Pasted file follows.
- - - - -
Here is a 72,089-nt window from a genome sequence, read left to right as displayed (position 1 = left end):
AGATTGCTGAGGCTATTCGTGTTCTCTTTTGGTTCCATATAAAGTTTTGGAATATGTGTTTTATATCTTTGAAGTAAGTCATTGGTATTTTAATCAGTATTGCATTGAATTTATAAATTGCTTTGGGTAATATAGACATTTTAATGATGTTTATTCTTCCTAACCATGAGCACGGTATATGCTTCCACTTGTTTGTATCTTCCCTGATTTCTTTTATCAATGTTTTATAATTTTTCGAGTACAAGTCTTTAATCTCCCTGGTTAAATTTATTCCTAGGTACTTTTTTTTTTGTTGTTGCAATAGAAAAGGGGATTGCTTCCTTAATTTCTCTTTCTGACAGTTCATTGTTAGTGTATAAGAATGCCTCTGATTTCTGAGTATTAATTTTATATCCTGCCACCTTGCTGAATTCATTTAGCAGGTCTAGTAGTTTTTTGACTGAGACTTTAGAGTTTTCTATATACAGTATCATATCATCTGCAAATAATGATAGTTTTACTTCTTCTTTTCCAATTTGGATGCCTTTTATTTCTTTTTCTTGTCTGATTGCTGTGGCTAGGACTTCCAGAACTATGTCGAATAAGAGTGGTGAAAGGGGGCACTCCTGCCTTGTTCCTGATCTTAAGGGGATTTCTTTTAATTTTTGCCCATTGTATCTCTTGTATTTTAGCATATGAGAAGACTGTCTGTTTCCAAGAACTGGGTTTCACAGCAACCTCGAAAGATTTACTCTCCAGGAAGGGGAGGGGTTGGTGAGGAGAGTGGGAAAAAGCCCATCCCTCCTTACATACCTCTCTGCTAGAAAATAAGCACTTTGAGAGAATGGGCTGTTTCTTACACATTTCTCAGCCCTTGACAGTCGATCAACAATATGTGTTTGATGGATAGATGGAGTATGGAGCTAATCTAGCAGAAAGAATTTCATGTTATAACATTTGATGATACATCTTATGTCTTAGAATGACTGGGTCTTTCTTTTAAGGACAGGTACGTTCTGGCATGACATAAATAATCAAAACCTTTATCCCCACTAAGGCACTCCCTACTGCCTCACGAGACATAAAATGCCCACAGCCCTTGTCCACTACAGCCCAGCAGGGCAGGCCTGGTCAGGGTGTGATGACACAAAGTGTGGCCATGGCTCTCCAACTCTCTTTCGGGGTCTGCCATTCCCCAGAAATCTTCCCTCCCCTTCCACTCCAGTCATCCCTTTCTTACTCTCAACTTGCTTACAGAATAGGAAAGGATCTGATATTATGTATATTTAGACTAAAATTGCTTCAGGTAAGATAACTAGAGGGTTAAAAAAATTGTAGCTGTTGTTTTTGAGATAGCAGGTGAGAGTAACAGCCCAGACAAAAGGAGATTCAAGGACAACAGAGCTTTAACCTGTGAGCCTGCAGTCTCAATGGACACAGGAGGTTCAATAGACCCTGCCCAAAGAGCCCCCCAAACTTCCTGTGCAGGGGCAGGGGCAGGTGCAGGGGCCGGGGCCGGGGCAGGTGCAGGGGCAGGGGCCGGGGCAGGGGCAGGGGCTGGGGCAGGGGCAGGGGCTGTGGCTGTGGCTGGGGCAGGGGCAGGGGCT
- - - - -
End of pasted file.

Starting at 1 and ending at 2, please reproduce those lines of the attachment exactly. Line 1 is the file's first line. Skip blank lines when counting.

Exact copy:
Here is a 72,089-nt window from a genome sequence, read left to right as displayed (position 1 = left end):
AGATTGCTGAGGCTATTCGTGTTCTCTTTTGGTTCCATATAAAGTTTTGGAATATGTGTTTTATATCTTTGAAGTAAGTCATTGGTATTTTAATCAGTATTGCATTGAATTTATAAATTGCTTTGGGTAATATAGACATTTTAATGATGTTTATTCTTCCTAACCATGAGCACGGTATATGCTTCCACTTGTTTGTATCTTCCCTGATTTCTTTTATCAATGTTTTATAATTTTTCGAGTACAAGTCTTTAATCTCCCTGGTTAAATTTATTCCTAGGTACTTTTTTTTTTGTTGTTGCAATAGAAAAGGGGATTGCTTCCTTAATTTCTCTTTCTGACAGTTCATTGTTAGTGTATAAGAATGCCTCTGATTTCTGAGTATTAATTTTATATCCTGCCACCTTGCTGAATTCATTTAGCAGGTCTAGTAGTTTTTTGACTGAGACTTTAGAGTTTTCTATATACAGTATCATATCATCTGCAAATAATGATAGTTTTACTTCTTCTTTTCCAATTTGGATGCCTTTTATTTCTTTTTCTTGTCTGATTGCTGTGGCTAGGACTTCCAGAACTATGTCGAATAAGAGTGGTGAAAGGGGGCACTCCTGCCTTGTTCCTGATCTTAAGGGGATTTCTTTTAATTTTTGCCCATTGTATCTCTTGTATTTTAGCATATGAGAAGACTGTCTGTTTCCAAGAACTGGGTTTCACAGCAACCTCGAAAGATTTACTCTCCAGGAAGGGGAGGGGTTGGTGAGGAGAGTGGGAAAAAGCCCATCCCTCCTTACATACCTCTCTGCTAGAAAATAAGCACTTTGAGAGAATGGGCTGTTTCTTACACATTTCTCAGCCCTTGACAGTCGATCAACAATATGTGTTTGATGGATAGATGGAGTATGGAGCTAATCTAGCAGAAAGAATTTCATGTTATAACATTTGATGATACATCTTATGTCTTAGAATGACTGGGTCTTTCTTTTAAGGACAGGTACGTTCTGGCATGACATAAATAATCAAAACCTTTATCCCCACTAAGGCACTCCCTACTGCCTCACGAGACATAAAATGCCCACAGCCCTTGTCCACTACAGCCCAGCAGGGCAGGCCTGGTCAGGGTGTGATGACACAAAGTGTGGCCATGGCTCTCCAACTCTCTTTCGGGGTCTGCCATTCCCCAGAAATCTTCCCTCCCCTTCCACTCCAGTCATCCCTTTCTTACTCTCAACTTGCTTACAGAATAGGAAAGGATCTGATATTATGTATATTTAGACTAAAATTGCTTCAGGTAAGATAACTAGAGGGTTAAAAAAATTGTAGCTGTTGTTTTTGAGATAGCAGGTGAGAGTAACAGCCCAGACAAAAGGAGATTCAAGGACAACAGAGCTTTAACCTGTGAGCCTGCAGTCTCAATGGACACAGGAGGTTCAATAGACCCTGCCCAAAGAGCCCCCCAAACTTCCTGTGCAGGGGCAGGGGCAGGTGCAGGGGCCGGGGCCGGGGCAGGTGCAGGGGCAGGGGCCGGGGCAGGGGCAGGGGCTGGGGCAGGGGCAGGGGCTGTGGCTGTGGCTGGGGCAGGGGCAGGGGCT